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Were New Testament texts corrupted by misogynists?

The Claim

‘We rely on a large number of handwritten manuscripts in Greek to provide us with our text of the New Testament. Interestingly, it can be observed that alterations were made in the second century in such a way as to downplay the reported involvement and importance of women.

Because these changes are not followed in the majority of manuscripts, the original text can easily be identified. But the changes suggest a climate in which some scribes were not happy to see women prominently involved. The changes are slight, but significant in the thinking they betray. They indicate an anti-women swing in at least some circles in the early churches.’[1]

The Facts

Readers will note that the changes are described as slight, and not followed in the majority of manuscripts. This is a considerable understatement. It would be far more accurate to say that in the vast majority of the thousands of New Testament manuscripts, less than a dozen such alterations have been found. Furthermore, these alterations are limited to a tiny number of texts.

Although it was said ‘it can be observed that alterations were made in the second century’, [2] they actually provide no evidence for this (whether they realise it or not). [3] Neither of the two sources cited actually says this. One source cited (Ben Witherington), says ‘it appears that there was a concerted effort by some part of the Church, perhaps as early as the late first century or beginning of the second’[4].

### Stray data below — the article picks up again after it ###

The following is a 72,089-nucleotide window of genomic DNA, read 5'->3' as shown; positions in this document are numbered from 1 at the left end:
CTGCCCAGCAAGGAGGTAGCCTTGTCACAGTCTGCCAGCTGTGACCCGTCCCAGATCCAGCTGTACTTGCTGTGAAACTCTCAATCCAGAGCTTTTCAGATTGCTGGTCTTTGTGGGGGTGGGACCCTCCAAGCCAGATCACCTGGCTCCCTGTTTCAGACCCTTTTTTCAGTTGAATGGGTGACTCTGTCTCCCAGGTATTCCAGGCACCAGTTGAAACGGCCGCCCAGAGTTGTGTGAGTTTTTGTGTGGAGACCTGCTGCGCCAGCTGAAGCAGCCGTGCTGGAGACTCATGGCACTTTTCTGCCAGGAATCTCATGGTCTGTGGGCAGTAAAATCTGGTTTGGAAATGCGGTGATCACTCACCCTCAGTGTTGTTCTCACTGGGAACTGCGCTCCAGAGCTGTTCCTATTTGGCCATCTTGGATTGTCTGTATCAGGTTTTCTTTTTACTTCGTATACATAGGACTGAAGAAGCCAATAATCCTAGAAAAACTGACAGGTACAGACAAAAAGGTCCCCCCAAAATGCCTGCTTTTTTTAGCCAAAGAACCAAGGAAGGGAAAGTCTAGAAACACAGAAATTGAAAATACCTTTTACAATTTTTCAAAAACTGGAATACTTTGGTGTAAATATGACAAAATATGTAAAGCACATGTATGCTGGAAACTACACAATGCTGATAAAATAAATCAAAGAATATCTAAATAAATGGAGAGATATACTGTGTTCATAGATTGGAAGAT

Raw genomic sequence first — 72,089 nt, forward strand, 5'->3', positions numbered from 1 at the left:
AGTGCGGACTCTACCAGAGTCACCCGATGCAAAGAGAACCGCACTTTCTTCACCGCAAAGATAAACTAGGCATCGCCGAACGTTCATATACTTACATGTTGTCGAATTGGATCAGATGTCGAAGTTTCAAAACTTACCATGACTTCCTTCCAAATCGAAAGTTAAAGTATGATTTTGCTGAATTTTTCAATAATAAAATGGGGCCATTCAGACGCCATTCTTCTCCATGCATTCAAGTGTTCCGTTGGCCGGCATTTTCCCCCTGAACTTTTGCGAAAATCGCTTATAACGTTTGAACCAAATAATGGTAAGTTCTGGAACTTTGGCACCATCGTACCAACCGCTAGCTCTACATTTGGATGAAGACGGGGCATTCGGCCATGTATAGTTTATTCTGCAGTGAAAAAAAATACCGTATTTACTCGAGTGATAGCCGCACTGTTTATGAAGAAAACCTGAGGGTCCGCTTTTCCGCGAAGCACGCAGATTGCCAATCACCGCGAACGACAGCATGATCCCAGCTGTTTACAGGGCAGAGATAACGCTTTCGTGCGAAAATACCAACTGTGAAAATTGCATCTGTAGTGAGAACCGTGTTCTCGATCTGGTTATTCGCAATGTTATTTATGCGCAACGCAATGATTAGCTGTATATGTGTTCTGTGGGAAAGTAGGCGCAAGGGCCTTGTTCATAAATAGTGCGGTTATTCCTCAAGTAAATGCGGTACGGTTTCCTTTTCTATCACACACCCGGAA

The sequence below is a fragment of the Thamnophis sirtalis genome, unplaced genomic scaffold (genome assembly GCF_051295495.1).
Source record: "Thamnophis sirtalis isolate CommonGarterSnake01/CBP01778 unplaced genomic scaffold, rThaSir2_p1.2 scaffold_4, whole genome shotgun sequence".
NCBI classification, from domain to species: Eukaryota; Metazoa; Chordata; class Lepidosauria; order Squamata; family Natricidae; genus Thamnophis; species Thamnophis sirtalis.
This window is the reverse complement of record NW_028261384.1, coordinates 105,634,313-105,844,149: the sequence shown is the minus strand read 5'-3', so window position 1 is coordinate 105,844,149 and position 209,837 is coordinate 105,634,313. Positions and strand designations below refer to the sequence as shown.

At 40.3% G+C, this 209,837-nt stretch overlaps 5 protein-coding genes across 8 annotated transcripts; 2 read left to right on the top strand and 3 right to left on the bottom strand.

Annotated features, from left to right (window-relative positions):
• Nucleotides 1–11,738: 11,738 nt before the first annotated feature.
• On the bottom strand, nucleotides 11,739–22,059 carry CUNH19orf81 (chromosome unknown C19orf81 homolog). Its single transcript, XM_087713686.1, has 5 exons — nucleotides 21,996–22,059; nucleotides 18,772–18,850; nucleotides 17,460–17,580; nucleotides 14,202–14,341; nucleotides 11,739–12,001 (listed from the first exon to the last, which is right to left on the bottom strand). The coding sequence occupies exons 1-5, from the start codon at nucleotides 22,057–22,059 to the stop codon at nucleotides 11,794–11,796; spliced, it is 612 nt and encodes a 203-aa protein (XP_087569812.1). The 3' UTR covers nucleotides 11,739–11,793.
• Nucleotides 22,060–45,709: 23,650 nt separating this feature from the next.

However, when it comes to presenting the actual evidence which can be observed, Witherington does not cite any textual evidence earlier than the 4th century,[5] some 200 years after the 2nd century,[6] and most of his textual witnesses date to the 5th century.

It is significant that these errors are all found in the Western text type.  This text type is most well known not for its ‘anti-feminist’ bias, but for its general tendency to paraphrase and edit the text in a particularly arbitrary manner.[7] It is also significant that almost all of these errors are found in only one manuscript tradition of the Western text (D), with only three errors appearing in any other Western manuscript tradition (Gpm, ita, b, d, k ), [8] as this demonstrates that these are not even systematic changes to one particular manuscript tradition, let alone the entire Western text type.

This is one of the reasons why modern textual scholars generally view few (if any), of these alterations as genuinely motivated by a desire to minimize the role of women in the early church. They are so few, so inconsistently found, and some of them are so much more readily attributable to accidental scribal error or the desire to render the text more grammatically, that they contradict the idea that the New Testament was revised studiously by groups of ‘anti-feminist’ scribes as a result of changing attitudes to women in early Christian history.

Scholarly Commentary